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New Poll Finds 75% of American Small Businesses Support Stricter Chemical Regulation

Survey of 511 businesses reveals widespread report for chemical reform

A new national poll of 511 small business owners shows strong support for stricter regulation of toxic chemicals. 91% of small businesses polled agree that the chemical industry should be responsible for safe chemicals in the marketplace, and 75% support stricter regulations of chemicals used in everyday products.

Nov 13, 2012

Portland, OR—A national poll of 511 small business owners released today shows strong support for stricter regulation of toxic chemicals. 91% of small businesses polled agree that the chemical industry should be responsible for safe chemicals in the marketplace, and 75% support stricter regulations of chemicals used in everyday products.

Other key findings in the poll include:

  • 87% support government regulations of chemicals used in growing food
  • 73% support government regulations to ensure the products companies buy and sell are non-toxic
  • 76% support tax incentives for companies that innovate to provide safer chemicals
  • 92% support regulations to protect air and water from pollution by toxic chemicals
  • 78% support government regulations to reduce air pollutants linked to environmental and health problems

Small businesses represent a critical source of jobs and economic activity in Oregon and the U.S., with small businesses employing about half of all working Oregonians. The American Sustainable Business Council, a non-partisan organization representing more than 150,000 businesses nationwide, commissioned the poll.

“As a homegrown Oregon small business, I firmly believe we need to change the way we manage toxic chemicals,” said Virgina Young, Co-Founder of Yolo Colorhouse in Portland. “Regulations that increase transparency in the market will help level the playing field for businesses like mine that are investing in safer alternatives.”

Oregon has key building blocks in place to be a leader in developing safer alternatives through green chemistry, with renowned researchers and educators as well as leading businesses in the state. An executive order signed by Governor Kitzhaber in April of 2012 aims to help the state take specific actions that will support green chemistry innovation in Oregon.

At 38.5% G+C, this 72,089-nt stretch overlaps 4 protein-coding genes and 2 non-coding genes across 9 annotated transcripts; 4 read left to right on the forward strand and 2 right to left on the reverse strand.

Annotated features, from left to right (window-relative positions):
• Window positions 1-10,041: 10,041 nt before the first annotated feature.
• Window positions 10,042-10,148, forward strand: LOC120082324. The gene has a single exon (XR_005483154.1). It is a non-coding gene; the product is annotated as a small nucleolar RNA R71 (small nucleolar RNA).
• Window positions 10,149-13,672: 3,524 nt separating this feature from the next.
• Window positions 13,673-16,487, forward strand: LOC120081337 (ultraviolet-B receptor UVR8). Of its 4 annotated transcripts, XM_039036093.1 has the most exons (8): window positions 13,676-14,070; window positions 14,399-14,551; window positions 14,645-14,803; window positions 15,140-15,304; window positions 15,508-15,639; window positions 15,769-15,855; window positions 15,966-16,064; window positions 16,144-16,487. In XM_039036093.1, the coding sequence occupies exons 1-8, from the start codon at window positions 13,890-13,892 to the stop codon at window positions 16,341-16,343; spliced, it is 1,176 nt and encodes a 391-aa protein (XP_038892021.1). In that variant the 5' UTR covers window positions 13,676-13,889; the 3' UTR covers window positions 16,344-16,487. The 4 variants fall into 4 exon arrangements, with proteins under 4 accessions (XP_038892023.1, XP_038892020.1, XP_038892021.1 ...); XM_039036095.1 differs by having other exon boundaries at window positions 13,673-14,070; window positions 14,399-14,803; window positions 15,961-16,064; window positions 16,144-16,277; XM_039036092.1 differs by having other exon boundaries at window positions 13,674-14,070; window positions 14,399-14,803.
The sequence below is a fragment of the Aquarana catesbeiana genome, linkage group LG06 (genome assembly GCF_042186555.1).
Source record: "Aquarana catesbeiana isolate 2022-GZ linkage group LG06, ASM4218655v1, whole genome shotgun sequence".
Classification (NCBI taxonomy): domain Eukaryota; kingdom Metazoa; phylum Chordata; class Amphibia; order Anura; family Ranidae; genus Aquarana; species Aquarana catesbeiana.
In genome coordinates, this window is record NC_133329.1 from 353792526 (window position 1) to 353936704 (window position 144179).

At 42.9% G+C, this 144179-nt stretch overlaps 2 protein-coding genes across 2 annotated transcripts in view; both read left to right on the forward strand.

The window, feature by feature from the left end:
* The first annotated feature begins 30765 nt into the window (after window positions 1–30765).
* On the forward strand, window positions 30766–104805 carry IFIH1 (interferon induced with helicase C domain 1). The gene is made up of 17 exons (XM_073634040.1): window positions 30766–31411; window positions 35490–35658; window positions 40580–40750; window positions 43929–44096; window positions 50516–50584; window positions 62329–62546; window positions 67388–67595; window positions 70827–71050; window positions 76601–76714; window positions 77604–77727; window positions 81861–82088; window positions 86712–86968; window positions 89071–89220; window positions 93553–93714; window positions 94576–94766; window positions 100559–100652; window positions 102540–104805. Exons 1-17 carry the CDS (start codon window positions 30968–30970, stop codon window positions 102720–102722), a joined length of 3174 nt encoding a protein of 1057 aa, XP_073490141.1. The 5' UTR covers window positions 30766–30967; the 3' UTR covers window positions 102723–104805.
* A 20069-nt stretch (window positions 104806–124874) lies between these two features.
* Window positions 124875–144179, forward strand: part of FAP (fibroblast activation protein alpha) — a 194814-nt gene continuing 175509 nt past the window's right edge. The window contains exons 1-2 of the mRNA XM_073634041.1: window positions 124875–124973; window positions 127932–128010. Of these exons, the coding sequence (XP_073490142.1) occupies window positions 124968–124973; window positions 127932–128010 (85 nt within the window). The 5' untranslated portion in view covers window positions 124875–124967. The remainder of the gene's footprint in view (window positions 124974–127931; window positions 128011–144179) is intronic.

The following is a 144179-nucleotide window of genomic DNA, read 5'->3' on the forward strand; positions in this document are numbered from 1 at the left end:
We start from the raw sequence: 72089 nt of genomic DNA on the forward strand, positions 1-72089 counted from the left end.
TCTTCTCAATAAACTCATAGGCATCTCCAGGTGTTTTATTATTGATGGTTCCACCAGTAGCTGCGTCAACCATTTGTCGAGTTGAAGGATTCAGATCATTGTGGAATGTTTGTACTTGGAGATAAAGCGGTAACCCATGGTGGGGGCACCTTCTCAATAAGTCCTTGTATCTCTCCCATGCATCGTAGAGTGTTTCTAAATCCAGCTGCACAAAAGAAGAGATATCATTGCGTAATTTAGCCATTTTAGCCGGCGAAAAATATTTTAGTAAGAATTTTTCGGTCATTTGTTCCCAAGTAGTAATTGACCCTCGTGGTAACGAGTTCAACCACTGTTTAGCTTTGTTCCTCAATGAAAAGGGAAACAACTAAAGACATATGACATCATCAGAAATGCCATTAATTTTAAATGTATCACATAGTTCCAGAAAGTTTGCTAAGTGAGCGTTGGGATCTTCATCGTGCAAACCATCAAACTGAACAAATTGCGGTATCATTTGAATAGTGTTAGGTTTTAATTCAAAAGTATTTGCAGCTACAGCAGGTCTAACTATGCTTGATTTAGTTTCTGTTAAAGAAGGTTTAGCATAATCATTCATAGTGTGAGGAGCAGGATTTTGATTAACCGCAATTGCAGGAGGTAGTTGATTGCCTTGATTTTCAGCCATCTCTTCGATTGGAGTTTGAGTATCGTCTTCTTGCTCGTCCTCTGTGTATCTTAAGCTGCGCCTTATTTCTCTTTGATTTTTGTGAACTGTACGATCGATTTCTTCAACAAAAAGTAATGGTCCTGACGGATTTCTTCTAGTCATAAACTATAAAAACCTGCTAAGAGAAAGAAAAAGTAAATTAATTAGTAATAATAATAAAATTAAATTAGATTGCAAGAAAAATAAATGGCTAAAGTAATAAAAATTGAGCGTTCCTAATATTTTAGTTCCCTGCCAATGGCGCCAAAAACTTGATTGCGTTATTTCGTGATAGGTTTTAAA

Key Oregon industries, including green building and clean technology, are showing how safer alternatives are good for our health and our economy. “We need a rationale approach to managing chemicals, particularly in our buildings, recognizing that the materials we produce are made of chemicals that must be manufactured, processed, transported and handled repeatedly,” said Tom Schneider, Founding Partner and R&D Director of Building Envelope Innovations in Clackamas OR.

“Consumers and local governments are demanding the responsible use of safe chemicals in products,” said Kate O’Brien, Founder and CEO of Alima Pure in Portland. “In the wake of inaction on the part of the federal government, we need to work at the state and local levels to reform these outdated laws that allow everyday products to contain harmful chemicals.”

“Local governments including the City of Portland and Multnomah County are taking important steps to protect public health and the environment,” said Colin Price, Director of Research & Market Innovation with Oregon Environmental Council. “Through their leading-edge healthy purchasing initiative, the City and County are leveraging their purchasing power to strengthen demand for safer products, rewarding transparency and green chemistry innovation.”

Poll details are available at the American Sustainable Business Council website, asbcouncil.org/toxic-chemicals-poll.

About Oregon Environmental Council

Oregon Environmental Council protects the health of every Oregonian and the place we call home by working for clean air and water, a healthy climate, an unpolluted landscape and sustainable food and farms. Founded in 1968, OEC champions innovative, collaborative solutions to Oregon's environmental challenges. Find out more at www.oeconline.org.

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